a post from Ambulance Driver: "Toxic Partners"
"...We can talk about what you should expect from me."
"And what is that?"
"I'm a pretty easy guy to work with," I continued. "I only have a couple of hard and fast rules, and I consider them inviolable. Rule #1 is, what happens on the truck stays on the truck."
"Good," she agreed, "I have the same rule."
"This isn't some Code of Silence I'm talking about, BP," I explained. "I'm talking about personal stuff. You're going to be spending more time with me than you do with your kids and your boyfriend. Anything going on in your personal life that I happen to overhear, I'm not going to repeat. I expect the same from you. What happens with company business and patient care is another story, which brings me to Rule #2..."
"Partners back each other up. I'm not starry-eyed enough to believe that you follow every company policy to the letter. Nobody does. And I'm not going to run to the supervisor bearing tales every time you violate a company policy. I am telling you that if you do something that I think compromises patient care or our safety, or negatively reflects on me or The Borg in the public eye, you're going to hear about it. But you're going to hear about it from me first. If I have a problem with you, I'm going to take it up with you first. If you don't fix it, then I'll get other people involved. That's all I ask of you in return."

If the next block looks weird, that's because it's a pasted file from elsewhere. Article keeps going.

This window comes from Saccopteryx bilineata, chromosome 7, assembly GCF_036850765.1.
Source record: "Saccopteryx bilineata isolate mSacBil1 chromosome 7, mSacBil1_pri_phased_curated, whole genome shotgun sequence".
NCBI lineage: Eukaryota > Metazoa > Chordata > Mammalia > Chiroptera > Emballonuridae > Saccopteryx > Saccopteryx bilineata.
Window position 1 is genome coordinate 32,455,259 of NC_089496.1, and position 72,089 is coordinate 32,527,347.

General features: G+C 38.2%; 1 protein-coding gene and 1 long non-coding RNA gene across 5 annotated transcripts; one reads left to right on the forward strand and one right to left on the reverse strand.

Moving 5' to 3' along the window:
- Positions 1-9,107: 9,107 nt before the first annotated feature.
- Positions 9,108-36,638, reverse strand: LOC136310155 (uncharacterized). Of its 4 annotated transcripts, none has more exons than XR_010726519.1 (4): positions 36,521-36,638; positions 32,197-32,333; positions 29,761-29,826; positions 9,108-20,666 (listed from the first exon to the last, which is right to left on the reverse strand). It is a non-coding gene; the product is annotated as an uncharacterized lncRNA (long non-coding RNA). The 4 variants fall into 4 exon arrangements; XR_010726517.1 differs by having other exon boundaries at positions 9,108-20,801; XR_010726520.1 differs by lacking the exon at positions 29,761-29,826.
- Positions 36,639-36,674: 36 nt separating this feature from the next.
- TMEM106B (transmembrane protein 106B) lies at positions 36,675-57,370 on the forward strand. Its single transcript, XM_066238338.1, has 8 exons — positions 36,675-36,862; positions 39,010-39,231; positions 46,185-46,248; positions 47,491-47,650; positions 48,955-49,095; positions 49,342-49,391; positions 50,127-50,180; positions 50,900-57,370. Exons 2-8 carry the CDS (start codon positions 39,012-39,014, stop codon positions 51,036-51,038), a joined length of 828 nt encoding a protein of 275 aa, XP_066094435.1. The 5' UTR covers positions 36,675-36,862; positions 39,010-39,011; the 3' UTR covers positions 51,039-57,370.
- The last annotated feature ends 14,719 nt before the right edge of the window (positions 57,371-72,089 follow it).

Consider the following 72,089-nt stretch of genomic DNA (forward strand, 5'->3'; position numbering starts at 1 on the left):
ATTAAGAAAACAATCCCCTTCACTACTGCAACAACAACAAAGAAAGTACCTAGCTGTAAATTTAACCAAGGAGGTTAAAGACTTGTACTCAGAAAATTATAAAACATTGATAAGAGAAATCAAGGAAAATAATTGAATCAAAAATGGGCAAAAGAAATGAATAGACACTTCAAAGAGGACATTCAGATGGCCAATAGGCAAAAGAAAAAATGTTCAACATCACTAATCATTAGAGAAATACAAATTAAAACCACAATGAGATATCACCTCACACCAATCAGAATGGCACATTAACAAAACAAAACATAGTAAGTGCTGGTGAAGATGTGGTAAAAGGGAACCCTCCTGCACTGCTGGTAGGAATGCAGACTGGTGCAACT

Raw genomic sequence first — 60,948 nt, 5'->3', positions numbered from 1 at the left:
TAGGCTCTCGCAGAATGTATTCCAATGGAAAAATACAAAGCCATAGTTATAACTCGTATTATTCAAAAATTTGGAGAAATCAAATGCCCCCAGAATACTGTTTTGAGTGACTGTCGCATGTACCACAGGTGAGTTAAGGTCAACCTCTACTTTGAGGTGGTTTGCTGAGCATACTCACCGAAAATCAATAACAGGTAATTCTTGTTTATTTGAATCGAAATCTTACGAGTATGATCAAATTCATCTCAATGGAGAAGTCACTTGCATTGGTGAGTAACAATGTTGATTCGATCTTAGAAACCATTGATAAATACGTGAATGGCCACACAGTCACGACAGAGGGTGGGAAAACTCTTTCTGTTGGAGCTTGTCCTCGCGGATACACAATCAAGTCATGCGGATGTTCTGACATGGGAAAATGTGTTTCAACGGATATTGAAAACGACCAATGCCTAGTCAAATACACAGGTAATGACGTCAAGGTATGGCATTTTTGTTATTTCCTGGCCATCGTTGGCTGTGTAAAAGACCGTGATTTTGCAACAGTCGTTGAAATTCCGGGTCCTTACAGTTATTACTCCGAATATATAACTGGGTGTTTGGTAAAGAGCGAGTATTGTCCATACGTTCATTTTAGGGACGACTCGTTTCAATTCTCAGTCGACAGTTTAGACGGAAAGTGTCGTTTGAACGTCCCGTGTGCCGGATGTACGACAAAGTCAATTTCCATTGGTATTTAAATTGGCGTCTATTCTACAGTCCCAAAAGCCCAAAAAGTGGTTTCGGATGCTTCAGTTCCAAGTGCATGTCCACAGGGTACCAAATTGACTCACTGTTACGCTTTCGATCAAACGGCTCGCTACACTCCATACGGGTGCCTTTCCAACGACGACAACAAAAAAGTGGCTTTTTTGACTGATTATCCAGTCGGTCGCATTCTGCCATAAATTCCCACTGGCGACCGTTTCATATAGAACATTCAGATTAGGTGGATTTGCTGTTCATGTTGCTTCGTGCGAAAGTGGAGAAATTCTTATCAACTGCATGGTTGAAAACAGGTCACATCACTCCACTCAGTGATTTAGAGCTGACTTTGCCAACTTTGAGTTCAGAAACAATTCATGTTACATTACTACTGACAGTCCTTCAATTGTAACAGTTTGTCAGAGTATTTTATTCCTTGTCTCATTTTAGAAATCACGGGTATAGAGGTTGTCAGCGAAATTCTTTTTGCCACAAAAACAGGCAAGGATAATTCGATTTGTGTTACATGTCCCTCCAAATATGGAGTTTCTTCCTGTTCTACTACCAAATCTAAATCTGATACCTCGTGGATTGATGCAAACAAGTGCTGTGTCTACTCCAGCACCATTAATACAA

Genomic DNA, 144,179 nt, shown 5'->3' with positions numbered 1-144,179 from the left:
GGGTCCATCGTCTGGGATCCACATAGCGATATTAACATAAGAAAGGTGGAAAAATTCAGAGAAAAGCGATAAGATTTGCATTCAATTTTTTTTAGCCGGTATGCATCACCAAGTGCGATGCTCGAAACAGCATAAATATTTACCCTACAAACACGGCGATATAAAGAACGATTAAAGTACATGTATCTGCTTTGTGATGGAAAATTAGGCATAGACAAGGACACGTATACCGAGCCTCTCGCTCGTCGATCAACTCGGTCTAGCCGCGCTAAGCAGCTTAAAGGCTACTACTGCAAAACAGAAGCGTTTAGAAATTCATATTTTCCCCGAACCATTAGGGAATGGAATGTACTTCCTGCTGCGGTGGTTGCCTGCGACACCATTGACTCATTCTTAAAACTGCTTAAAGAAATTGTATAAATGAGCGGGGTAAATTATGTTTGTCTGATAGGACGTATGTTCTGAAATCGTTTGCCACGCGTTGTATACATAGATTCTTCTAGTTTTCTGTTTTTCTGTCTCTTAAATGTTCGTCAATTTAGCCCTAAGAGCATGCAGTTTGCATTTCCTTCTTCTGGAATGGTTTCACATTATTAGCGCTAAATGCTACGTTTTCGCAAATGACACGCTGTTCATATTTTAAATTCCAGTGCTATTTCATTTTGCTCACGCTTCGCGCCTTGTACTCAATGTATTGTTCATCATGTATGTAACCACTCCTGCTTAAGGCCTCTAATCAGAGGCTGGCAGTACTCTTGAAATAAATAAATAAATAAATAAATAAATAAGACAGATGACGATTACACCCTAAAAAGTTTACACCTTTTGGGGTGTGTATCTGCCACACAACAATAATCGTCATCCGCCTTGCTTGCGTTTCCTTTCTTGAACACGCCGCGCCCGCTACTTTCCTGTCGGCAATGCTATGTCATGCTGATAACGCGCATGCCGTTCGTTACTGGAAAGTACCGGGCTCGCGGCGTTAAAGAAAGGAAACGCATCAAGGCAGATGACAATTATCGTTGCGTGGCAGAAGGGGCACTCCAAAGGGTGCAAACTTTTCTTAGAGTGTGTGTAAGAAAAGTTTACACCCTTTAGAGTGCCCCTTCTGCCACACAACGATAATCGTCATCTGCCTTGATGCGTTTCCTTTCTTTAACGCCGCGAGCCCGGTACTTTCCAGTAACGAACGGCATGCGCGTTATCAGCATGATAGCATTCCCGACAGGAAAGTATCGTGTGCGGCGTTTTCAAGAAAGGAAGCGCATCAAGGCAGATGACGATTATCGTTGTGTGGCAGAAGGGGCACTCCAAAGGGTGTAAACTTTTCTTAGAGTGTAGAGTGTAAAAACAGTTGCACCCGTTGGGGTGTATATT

"That's fair enough," she nodded. "I feel the same way."
"It would help if you adopted the same approach with everybody," I suggested. "I fucking hate company drama and politics, and being drawn into write-up wars. If you have a problem with another crew, take it up with them first, and politely. If they don't fix it, then I'll back you to the hilt when you take it to the supervisor. Likewise, if somebody comes to me bearing tales about you, or if I catch them talking behind your back, I'm going to back you up. I'm your partner. That's what partners do."
"I feel exactly the same way,"" she assured me, "despite what you may have heard otherwise."
"I don't care what I've heard otherwise," I answered. "I'm going to judge you by your actions, not what someone else says about you."
It's rather true in EMS that breaking this pact can cause a work partner divorce faster than anything. I've seen it happen far too often.
Today I had a rather similar discussion with my new "day husband". Almost verbatim. So far it has worked. What minuscule issue we had seems to have been resolved discretely, without drama in the presence of a patient or colleagues. Feelings weren't hurt nor were body parts ripped off of either of us. I'm crossing my fingers. I have already taken heat a couple of times in passing from supervisors - clearly letting me know that I will be held accountable to keep my partner in line because of previous (alleged) frowned upon behaviors.